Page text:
This two-part BBC series looks into the science behind obsessions. Part-documentary, part reconstruction, we hear from scientists, the medical profession and sufferers themselves.
These mental health videos investigate the origin of our obsessions. What many people don’t realise is that obsessions can be passed from one person to another: either inherited, or by suggestive means.
Episodes in the Obsessions series:
Who's Normal Anyway?
In this episode we look at case studies of people suffering from obsessive compulsive disorder. This programme deals with hoarding, irrational fear, hair pulling and obsessive washing. We look at people suffering from this debilitating disorder, and the strategies that they have put in place to cope.
In this programme we meet Bob, an obsessive hoarder who has not been able to invite friends and family into his home for over 30 years due to his hoarding habits. His home is crowded and uncomfortable – his television has been missing under a pile of his belongings for 5-6 years.
Liz is deeply ashamed of her hair pulling obsession. She has been pulling her hair since she was 12, and now has a large bald patch that she hides by putting her hair in a ponytail. Scientists believe that genes can play a role in Trichotillomania.
Stephanie has suffered from OCD for many years, but she now focuses her obsession on her baby son Jake. She is so anxious that leaving the house with her child is an ordeal.
Scientists investigate the possible causes of OCD: whether this comes from an infection, our genes or due to life experience.
We all have passions and interests, but for some people this turns into an obsession. In this episode of the Obsessions series we look at people who have crossed over the line from desire to obsession.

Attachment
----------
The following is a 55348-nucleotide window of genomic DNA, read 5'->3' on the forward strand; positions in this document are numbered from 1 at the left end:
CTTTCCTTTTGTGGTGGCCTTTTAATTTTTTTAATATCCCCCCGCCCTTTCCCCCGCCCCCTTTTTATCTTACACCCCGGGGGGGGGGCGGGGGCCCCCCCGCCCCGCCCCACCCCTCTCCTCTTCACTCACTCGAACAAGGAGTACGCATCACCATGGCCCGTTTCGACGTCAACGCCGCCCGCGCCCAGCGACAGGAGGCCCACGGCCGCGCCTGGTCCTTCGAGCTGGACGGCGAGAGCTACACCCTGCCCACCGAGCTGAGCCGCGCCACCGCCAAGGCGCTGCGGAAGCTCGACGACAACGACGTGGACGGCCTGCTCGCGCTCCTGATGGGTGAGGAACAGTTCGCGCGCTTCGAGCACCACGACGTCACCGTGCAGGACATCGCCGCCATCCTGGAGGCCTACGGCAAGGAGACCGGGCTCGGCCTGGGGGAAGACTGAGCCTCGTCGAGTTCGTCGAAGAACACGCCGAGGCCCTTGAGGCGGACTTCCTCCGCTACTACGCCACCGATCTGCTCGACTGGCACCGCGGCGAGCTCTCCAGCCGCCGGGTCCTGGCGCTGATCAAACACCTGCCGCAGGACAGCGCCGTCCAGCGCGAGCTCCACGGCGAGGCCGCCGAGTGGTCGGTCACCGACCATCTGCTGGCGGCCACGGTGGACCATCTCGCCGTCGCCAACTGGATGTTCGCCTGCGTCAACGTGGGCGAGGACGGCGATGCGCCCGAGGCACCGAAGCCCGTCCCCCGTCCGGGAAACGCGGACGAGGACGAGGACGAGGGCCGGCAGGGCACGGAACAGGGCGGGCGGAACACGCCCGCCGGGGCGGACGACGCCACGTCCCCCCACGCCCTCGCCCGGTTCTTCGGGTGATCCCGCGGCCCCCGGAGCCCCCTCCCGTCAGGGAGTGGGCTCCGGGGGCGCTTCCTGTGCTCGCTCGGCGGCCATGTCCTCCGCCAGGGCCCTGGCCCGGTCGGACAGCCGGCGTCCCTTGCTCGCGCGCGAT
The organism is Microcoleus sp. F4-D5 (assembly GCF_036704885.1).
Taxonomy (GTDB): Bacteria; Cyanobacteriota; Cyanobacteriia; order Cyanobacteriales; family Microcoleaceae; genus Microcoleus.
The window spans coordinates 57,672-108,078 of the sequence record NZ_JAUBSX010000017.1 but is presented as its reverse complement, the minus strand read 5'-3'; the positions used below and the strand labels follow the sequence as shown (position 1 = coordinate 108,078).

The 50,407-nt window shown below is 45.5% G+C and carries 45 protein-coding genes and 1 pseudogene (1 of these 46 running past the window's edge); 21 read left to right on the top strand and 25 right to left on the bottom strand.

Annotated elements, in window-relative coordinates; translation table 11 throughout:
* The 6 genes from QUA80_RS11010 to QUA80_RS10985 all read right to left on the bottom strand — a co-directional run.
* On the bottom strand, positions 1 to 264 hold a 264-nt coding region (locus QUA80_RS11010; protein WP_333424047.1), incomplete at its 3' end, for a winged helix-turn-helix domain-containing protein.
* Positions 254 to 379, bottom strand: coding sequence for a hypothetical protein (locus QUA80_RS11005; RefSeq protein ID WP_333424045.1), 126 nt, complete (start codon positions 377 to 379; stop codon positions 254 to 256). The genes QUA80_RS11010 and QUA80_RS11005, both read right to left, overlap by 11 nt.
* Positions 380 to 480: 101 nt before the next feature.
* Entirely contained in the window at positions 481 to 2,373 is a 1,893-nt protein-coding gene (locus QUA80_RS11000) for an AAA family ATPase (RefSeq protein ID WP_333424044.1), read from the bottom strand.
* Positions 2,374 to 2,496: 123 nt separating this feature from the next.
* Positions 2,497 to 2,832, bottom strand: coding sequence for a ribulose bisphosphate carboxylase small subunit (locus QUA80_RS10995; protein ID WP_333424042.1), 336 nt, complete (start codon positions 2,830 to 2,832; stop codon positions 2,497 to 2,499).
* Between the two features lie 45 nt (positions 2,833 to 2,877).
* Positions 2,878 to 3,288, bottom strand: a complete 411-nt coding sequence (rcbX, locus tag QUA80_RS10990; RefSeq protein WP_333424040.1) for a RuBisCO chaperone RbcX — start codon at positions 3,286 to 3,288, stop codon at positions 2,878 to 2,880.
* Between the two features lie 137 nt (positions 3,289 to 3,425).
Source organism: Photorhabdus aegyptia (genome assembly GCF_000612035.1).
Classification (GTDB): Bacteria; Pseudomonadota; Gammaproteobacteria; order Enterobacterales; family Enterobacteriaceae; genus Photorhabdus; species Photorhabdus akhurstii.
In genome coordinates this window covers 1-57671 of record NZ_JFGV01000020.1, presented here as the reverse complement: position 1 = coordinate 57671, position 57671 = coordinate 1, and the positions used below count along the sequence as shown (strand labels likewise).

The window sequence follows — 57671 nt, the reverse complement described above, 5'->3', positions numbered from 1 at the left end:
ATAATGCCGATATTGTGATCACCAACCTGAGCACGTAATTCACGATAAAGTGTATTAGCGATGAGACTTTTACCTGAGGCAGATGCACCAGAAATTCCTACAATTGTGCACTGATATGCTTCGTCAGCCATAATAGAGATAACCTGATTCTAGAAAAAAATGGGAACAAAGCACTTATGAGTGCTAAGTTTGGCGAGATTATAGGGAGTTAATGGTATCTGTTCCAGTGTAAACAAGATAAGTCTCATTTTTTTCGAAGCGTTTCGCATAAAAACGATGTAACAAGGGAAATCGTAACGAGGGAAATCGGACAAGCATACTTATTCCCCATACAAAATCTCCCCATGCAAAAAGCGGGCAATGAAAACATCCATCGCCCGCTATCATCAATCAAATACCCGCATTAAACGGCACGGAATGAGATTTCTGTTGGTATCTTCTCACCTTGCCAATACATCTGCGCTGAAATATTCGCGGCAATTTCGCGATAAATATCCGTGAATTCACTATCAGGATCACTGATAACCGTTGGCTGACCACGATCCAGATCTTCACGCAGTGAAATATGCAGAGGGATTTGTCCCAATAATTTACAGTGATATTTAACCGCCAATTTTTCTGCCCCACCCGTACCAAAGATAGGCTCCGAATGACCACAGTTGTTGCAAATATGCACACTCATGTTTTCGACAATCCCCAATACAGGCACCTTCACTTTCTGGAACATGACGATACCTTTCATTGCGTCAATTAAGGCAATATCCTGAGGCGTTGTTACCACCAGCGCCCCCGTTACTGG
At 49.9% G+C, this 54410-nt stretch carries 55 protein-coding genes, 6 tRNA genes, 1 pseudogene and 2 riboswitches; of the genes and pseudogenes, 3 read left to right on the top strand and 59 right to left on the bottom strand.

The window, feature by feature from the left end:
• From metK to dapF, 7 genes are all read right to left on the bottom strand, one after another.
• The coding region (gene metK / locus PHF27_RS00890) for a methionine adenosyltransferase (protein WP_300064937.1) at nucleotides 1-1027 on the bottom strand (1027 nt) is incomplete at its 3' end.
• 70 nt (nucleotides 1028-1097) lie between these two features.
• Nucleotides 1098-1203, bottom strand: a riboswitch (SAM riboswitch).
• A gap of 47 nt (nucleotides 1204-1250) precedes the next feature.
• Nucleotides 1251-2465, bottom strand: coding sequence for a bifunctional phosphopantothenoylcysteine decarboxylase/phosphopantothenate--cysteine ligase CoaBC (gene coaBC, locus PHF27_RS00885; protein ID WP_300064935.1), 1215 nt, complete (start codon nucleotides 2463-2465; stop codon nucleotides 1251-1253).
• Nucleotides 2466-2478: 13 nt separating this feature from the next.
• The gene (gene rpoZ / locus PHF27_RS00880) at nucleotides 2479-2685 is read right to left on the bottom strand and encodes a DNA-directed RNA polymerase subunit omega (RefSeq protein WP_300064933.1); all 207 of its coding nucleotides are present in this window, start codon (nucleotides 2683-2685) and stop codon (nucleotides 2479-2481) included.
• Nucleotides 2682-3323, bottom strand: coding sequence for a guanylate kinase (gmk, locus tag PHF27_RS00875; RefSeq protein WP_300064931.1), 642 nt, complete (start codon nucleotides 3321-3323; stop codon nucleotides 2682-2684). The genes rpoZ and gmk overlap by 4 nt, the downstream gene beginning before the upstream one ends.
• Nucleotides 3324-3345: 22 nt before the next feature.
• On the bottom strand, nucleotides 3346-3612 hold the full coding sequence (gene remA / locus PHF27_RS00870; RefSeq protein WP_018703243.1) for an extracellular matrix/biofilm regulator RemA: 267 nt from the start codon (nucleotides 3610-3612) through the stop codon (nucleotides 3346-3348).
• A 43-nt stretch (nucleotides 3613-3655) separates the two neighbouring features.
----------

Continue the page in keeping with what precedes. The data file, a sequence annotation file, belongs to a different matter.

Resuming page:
Rosemary was arrested for embezzling 4 million dollars from her employer. Rosemary needed the money to feed her obsession for shopping. Many of the things she bought she did not need or even make use of: she confesses to owning between 600 and 800 Barbie dolls and bought 30 cars which she never drove. She bought so much that she was forced to rent storage units to store all her purchases. Her husband had no idea that the money she was spending did not belong to her. Shopping controlled her and made her feel better. Up to 10% of the population suffer from a similar shopping obsession, according to her psychologist - it’s only the scope of her obsession that is different.
Scientists have found links between obsessive shopping and gambling. Theodore would spend up to 36 hours at a time gambling and in the past he has been forced to embezzle in order to fund his obsession. He claims that the casino means more to him than his own family, even if this does make him feel guilty.
In gamblers, entering a casino produces chemicals which stimulate the pleasure pathways, to such an extent that they develop uncontrollable urges. The person is unable to control themselves and their urges.
Edwin is a computer analyst, obsessed with high heels. He wears them to work, with his suit and at home to do the washing up. His high-heeled shoe obsession started at the age of 7 after seeing his mum’s shoes lined up in the wardrobe.
The quest for perfection is surprisingly common. Jennifer is obsessed with wanting to look perfect. It takes her 3 hours to get ready to leave the house in the morning. She suffers from body dysmorphia and thinks she looks like a freak.
Dennis wants to look like a cat and has undergone many surgical procedures in his quest. He has stripes painted on his face and whiskers implanted into the skin of his cheeks. His body is covered in tattoos that resemble a cat’s markings. It all started for him at the age of 23 when he started to tattoo his body, and the transformation began.
In this programme we meet the person who is helping Dennis to achieve his dream: a ‘body modification artist’ whose role it is to implant and alter his body to match his ideal.
BBC Active Video for Education offers licences for the use of BBC programmes in mental health training.